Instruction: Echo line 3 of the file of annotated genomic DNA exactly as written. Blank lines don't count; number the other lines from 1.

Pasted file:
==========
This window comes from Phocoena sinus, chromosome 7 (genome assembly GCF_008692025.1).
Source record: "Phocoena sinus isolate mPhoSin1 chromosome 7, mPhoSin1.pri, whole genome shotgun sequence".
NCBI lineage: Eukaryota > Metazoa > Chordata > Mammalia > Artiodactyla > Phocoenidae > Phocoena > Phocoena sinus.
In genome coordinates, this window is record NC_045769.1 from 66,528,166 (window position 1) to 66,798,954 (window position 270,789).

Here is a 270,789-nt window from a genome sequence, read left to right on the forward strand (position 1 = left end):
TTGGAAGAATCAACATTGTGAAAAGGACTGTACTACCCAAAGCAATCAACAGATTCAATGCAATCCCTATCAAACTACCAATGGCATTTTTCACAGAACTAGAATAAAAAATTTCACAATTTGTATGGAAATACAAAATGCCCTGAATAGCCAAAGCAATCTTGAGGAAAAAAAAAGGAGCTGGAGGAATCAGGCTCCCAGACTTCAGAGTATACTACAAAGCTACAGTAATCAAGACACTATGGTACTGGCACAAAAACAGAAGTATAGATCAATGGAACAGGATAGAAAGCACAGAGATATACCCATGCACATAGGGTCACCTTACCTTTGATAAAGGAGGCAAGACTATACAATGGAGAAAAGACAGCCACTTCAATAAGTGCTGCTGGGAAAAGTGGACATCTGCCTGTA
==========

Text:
NCBI lineage: Eukaryota > Metazoa > Chordata > Mammalia > Artiodactyla > Phocoenidae > Phocoena > Phocoena sinus.